Weak transit hurting working class
More than half a million new residents are expected to move into the Portland area by the year 2040. This growth has already sent shockwaves through the region with rising housing prices and increasing traffic.
How should the region's transportation system adapt to this growing population? How can planning make room for new residents while ensuring a high quality of life for all communities?
These were the types of questions debated at the Regional Leadership Forum, last Friday at the Oregon Convention Center. The meeting was the final regional transportation forum – a last chance to talk about which outcomes should be prioritized in the next 10 years of the 2018 Regional Transportation Plan.
Elissa Gertler, Metro's planning and development director, facilitated the discussion, asking decision makers to discuss their local and regional priorities.
"Today our goal is really to try to figure out where we have common ground and what we want our future to look like and how we are going to accomplish that together," Gertler said.
Local cities and counties have already submitted transportation projects to the draft regional transportation plan, which has been in development for three years. Proposed projects include improvements to roads, bridges and throughways, investment in more mass transit and building more bike lanes and sidewalks.
The cost of all of the proposed projects is $14.8 billion. But, there is not enough funding to fully implement all the projects. Federal funding for transportation has declined and gas taxes can't fill the gap as people drive less and fuel efficiency increases. Decision-makers have to make tough choices about their priorities.
Many of the RTP projects aspire to improve safety. Communities of color, lower-income communities and English language learners have moved farther from city centers due to rising rents, and into high-crash corridors. These community members are injured and killed in pedestrian crashes at a higher rate than white, higher-income urbanites.
Leaders and advocates argue that having accessible and affordable transportation are additional barriers for these communities and others, such as young people, the elderly and people with disabilities.
María Hernández and Martine Coblentz spoke about transportation equity at the regional leadership forum
María Hernández, the advocacy coordinator with OPAL Environmental Justice Oregon, asked regional leaders to think about the people who are the most affected by policy decisions.
"At the end of the day, communities are on the ground and those same communities are the ones experiencing decisions being made," Hernández said.
Others spoke about the relationship between equity in transportation and affordable housing. Forest Grove Mayor Peter Truax described equity work as a kind of "cosmic whack-a-mole," where solving one problem ultimately reveals another. Truax urged regional leaders to deal with multiple interconnected issues.
"If we address transportation without dealing significantly with affordable housing, we're engaged in a fool's errand," Truax said.
Luis Nava, the Washington County citizen representative on the Metro Policy Advisory Committee, shared his experience using public transit.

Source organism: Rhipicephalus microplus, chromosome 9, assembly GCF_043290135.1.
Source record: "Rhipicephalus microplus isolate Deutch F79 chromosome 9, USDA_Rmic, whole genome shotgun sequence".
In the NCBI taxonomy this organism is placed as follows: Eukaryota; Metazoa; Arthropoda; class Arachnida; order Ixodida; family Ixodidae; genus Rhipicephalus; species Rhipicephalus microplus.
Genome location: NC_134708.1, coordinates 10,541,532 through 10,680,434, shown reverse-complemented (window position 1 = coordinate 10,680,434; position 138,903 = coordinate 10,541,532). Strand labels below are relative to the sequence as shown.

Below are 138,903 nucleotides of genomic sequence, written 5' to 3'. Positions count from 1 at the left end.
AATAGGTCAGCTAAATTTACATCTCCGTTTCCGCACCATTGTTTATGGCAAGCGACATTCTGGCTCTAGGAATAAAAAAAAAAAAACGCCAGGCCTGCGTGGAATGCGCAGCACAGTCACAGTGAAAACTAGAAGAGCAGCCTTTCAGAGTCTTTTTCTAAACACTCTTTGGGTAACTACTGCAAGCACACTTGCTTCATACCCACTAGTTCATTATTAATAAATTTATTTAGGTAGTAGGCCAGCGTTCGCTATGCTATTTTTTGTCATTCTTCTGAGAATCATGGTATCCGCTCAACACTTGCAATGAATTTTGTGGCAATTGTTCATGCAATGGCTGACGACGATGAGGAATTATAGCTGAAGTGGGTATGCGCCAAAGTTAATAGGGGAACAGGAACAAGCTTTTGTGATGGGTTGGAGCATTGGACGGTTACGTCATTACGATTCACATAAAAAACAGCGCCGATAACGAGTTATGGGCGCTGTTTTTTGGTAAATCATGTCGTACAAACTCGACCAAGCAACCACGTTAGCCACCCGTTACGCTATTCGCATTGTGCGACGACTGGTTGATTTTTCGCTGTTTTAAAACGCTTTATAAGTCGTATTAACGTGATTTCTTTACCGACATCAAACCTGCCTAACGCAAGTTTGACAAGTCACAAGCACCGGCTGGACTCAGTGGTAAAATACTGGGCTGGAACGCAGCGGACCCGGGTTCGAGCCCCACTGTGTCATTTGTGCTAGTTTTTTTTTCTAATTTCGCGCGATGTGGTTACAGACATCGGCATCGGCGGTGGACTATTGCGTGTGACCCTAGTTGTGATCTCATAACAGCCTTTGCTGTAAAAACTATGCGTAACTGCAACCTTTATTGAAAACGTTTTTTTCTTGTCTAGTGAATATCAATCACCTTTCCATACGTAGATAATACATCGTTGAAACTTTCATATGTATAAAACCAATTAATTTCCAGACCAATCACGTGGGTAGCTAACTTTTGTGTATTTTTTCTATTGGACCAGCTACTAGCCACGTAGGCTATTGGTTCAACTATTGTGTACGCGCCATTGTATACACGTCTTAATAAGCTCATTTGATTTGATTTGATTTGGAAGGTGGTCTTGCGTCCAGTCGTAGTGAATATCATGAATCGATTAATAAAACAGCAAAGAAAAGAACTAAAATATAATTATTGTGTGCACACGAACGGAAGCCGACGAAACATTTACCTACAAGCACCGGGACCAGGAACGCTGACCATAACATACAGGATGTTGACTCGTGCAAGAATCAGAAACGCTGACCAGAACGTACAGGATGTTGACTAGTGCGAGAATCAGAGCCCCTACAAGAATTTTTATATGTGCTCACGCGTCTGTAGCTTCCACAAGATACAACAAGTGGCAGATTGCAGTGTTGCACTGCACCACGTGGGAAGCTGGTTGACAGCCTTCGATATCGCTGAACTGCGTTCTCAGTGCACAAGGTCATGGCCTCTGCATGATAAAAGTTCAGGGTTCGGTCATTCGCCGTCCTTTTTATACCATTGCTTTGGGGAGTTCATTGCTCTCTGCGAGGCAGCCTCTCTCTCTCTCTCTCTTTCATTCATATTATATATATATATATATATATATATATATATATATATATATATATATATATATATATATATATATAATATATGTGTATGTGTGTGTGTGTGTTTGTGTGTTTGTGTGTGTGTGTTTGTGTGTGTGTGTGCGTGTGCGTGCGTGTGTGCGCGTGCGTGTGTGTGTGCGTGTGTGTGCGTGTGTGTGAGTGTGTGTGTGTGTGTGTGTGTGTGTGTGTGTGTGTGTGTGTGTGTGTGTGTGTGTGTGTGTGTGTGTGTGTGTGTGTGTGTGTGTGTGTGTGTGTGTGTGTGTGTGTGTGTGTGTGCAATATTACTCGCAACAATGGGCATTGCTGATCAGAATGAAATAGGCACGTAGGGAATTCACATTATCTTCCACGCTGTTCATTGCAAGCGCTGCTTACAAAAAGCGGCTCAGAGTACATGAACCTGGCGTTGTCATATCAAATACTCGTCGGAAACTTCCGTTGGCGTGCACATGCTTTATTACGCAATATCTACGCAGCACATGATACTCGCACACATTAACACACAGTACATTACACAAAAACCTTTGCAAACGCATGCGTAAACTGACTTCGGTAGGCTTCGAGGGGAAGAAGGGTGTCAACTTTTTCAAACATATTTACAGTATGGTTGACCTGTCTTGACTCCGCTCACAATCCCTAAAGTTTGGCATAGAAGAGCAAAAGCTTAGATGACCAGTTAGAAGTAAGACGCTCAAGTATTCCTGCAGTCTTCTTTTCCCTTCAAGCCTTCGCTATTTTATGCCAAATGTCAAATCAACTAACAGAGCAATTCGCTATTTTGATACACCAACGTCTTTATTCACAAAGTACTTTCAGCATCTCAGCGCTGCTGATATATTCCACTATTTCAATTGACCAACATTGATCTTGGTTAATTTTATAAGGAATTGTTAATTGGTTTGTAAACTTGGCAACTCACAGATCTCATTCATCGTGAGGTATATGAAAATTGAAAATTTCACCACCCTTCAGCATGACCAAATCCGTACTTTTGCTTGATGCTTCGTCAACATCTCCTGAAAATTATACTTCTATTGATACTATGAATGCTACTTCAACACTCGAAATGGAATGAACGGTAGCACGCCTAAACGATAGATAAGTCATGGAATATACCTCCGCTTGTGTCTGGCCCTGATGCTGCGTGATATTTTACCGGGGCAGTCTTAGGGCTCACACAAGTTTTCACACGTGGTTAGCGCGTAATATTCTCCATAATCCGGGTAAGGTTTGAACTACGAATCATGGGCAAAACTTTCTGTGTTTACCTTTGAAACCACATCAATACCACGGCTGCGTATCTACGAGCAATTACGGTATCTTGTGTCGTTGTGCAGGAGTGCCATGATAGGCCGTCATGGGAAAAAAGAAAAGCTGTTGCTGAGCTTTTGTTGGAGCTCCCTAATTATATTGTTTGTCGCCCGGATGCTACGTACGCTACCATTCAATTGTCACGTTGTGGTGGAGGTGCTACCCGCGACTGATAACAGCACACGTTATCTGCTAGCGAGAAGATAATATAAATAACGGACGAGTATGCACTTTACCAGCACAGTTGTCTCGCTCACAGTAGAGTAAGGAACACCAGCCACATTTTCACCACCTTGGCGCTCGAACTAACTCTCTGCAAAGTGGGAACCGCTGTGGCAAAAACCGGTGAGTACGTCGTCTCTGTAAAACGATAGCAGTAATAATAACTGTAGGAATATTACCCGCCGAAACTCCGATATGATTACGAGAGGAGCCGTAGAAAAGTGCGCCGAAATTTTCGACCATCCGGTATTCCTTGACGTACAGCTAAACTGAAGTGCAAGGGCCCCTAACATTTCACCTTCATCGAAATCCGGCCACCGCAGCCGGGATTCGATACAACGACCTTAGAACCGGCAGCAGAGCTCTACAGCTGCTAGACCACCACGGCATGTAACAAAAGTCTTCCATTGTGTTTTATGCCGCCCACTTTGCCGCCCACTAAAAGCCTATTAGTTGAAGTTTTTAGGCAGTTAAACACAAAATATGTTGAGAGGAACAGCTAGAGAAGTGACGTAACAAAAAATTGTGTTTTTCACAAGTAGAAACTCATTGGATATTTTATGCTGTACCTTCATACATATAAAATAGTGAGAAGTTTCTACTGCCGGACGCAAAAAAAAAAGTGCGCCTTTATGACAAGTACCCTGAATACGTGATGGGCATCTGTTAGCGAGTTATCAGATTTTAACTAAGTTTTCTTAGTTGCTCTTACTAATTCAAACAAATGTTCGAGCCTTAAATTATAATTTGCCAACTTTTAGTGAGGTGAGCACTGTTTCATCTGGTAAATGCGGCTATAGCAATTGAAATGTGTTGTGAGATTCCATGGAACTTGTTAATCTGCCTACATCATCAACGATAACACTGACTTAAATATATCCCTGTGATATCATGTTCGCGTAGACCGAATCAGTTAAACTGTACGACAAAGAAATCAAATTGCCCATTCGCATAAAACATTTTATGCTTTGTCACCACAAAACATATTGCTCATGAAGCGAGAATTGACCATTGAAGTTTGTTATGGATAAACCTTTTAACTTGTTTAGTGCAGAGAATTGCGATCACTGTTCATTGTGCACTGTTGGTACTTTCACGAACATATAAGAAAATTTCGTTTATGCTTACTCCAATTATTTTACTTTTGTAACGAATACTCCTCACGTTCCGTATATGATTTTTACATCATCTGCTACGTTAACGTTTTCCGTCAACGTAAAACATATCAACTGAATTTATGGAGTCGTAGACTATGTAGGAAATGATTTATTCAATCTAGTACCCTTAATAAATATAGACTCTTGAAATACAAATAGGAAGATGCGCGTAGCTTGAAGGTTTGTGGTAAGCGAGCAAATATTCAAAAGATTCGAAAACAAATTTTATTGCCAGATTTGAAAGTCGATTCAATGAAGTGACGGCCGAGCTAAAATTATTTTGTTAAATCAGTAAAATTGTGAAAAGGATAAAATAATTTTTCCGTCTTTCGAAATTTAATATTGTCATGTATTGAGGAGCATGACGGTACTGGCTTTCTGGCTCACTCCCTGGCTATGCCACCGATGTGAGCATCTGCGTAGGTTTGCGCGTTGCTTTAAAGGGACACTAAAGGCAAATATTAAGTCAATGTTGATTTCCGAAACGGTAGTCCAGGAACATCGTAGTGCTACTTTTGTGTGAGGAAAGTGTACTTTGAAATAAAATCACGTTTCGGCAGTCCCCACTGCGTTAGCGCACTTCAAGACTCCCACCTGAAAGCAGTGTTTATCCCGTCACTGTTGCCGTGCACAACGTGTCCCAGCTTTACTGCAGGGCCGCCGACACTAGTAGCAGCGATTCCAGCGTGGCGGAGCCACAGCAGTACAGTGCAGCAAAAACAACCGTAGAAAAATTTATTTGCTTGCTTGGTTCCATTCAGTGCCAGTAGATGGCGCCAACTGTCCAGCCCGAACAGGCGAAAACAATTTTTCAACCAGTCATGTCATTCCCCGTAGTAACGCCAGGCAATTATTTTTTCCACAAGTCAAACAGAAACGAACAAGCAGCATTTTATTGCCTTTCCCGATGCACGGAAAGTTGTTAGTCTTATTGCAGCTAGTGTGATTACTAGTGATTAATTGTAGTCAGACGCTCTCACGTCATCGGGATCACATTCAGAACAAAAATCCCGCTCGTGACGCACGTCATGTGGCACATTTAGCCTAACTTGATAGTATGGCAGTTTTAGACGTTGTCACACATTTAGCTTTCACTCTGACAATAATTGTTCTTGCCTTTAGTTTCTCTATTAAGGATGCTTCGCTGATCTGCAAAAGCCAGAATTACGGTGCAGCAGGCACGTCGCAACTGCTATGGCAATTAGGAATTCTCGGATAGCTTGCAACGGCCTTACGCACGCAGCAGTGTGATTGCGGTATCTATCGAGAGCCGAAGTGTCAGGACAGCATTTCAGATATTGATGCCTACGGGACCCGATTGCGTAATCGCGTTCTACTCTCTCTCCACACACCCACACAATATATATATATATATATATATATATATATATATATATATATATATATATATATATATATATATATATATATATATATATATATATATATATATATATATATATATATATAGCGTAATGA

"I live in Aloha and today it took me almost an hour and 45 minutes to get here through public transportation," Nava said.
Nava said problems with public transit affect many communities in the region. He said it is a working-class issue to have access to public transit.
Traffic was also a focus of discussion. The draft regional transportation plan as it stands will not ease traffic. Even with more biking and walking in the future, "rush hour" traffic is expected to slightly increase.
Some of the comments at the forum suggested changing the transportation map to focus more on outlying regions and less on the Portland city center. Some groups advocated a suburb-to-suburb transit system that would avoid travelling through downtown Portland.
Other groups advocated workforce development in their local communities so residents could live and work near their homes.
Another prominent theme was public transportation enhancements that include a developing new low income fare program, more buses on overcrowded routes, and proposals to bring back express bus service from cities such as Aloha, from where it takes nearly two hours to get to Portland.
Jessica Vega Pederson, the Multnomah County Commissioner representing southeast Portland, delivered the closing remarks.
She spoke of a dynamic tension between preparing for growth while maintaining the livability of the region. She pointed to cities in the nation experiencing more rapid growth than Portland: Seattle, Chicago, and Los Angeles -- all three have all passed major transportation funding bills focused on mass transit.
Pederson urged her colleagues to be bold in the face of regional growing pains.
"We need leadership, and we need it from the people in this room. We need it from the elected officials, we need it from the business community, we need it from community leaders, and we need it from staff, because the stakes are so high." Pederson said.
Bylined articles by Metro writers do not necessarily represent the opinions of Metro or the Metro Council. The original version of this story was published at oregonmetro.gov/news.